The Critical Zone

Karst Processes and Landforms


Unique landforms and patterns of drainage called karst or karst topography primarily form in temperate to tropical regions, though they are found in arid and polar regions too. The common feature shared by all karst landscapes is that they are underlain by chemical sedimentary rocks particularly susceptible to dissolution, carbonates and/or evaporites. The landforms result mostly from chemical weathering of the host rock and the progressive integration of subsurface cavities, though collapse into solution cavities can also be important. Karst landscapes are often dominated by underground drainage networks that interrupt and capture surface water flow.

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Looking up from the bottom of the Devil's Millhopper sinkhole near Gainesville, Florida; approximate depth ~ 100'.
Credit: Tim White, 2008.
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Ichetucknee Spring, which discharges ~2700 gallons per second or more than 230,000,000 gallons per day, is one of many first magnitude karst springs in Florida.
Credit: Tim White, 2008.

Reading assignment

For a relatively succinct definition of karst, from the Canadian perspective, follow this hyperlink:

Of the karst-forming rocks, the carbonates (dolostone and limestone) are much more abundant than evaporites (mostly deposits of gypsum and anhydrite), therefore karst landscapes are most often found in regions underlain by carbonate rocks. The following Web site will help you learn more about limestone karst, including information on the relationship between lithology, porosity, permeability and karstification, the distribution of karst lands in the United States, the driving mechanics of karst processes, and links between surface water flow, aquifers, and groundwater.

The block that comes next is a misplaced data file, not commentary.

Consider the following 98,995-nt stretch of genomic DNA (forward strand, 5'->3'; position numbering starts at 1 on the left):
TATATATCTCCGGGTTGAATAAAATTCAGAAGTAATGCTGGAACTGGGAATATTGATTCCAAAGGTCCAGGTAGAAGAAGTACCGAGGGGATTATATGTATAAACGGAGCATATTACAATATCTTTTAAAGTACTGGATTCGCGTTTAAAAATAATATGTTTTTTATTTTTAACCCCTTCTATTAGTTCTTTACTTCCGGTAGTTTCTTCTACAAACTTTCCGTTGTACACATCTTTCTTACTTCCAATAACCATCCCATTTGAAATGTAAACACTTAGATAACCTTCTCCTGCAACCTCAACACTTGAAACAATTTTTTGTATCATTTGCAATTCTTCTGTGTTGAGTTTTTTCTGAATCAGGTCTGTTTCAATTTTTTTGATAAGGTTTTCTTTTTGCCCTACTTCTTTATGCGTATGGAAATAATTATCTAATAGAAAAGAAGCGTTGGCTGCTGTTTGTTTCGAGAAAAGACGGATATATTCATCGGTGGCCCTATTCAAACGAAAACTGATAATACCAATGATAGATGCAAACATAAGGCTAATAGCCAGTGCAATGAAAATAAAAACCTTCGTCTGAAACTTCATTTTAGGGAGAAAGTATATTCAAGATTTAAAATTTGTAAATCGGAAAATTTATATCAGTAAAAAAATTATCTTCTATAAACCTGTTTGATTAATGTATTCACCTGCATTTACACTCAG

Watch this!

To learn about the distribution of karst landforms in central Pennsylvania, the relationship to lithology, and groundwater flow, watch the following video of my visit to Tussey Sink.

Video: A Visit to Tussey Sink (08:03)

Click here for a transcript of the A Visit to Tussey Sink Video.

TIM WHITE: We're now in that portion of the course where we're considering landforms and how critical zone processes differ on different parts of the landscape. Much information can be gleaned from the study of geologic maps. For example, in this geologic map of the eastern half of the United States, you can clearly see parallel, curving lines that highlight the Appalachian Mountains. Geologists recognize this map pattern as characteristic of folded and faulted strata, the valley and ridge province, similar to what you'd form if you compress and folded a floor rug.

In this lesson, we'll focus on limestone and dolomite, within the variety of rock types in the Appalachian Mountains. In the closeup map of Pennsylvania, you can clearly recognize parallel, curving lines similar to the ones we viewed in the Appalachian Mountains, but here those lines highlight regions underlain by limestone. Next, we'll make a site visit to take a closer look at landforms associated with limestone.

Introducing the Tussey Sink

Welcome to Tussey Sink. We've driven about 10 miles southeast of the geology building at Penn State, where we just looked at some geologic maps of the US and Pennsylvania. And now we have in front of us a much finer detail map, a 7 and 1/2 minute quadrangle map of the Centre Hall region. You can see in the upper left-hand portion in the map, there are a number of parallel lines. And in the lower right-hand portion of the map, similar parallel lines. Whereas in the central part of the map, there are a bunch of dots superimposed on those parallel lines. And it's these dots that are the focus of our lecture today because one of them sits behind us here, Tussey Sink.

Now let's think about this map in a little bit more detail. Here we are at Tussey Sink. And I want you to notice that we're on the edge of this zone that I earlier referred to as containing all the dots. In the upper left-hand corner of the map, where there are no dots, is Nittany Mountain, which you can see in the background. And in the lower right-hand corner, again where there are no dots, behind us, you can see Tussey Mountain.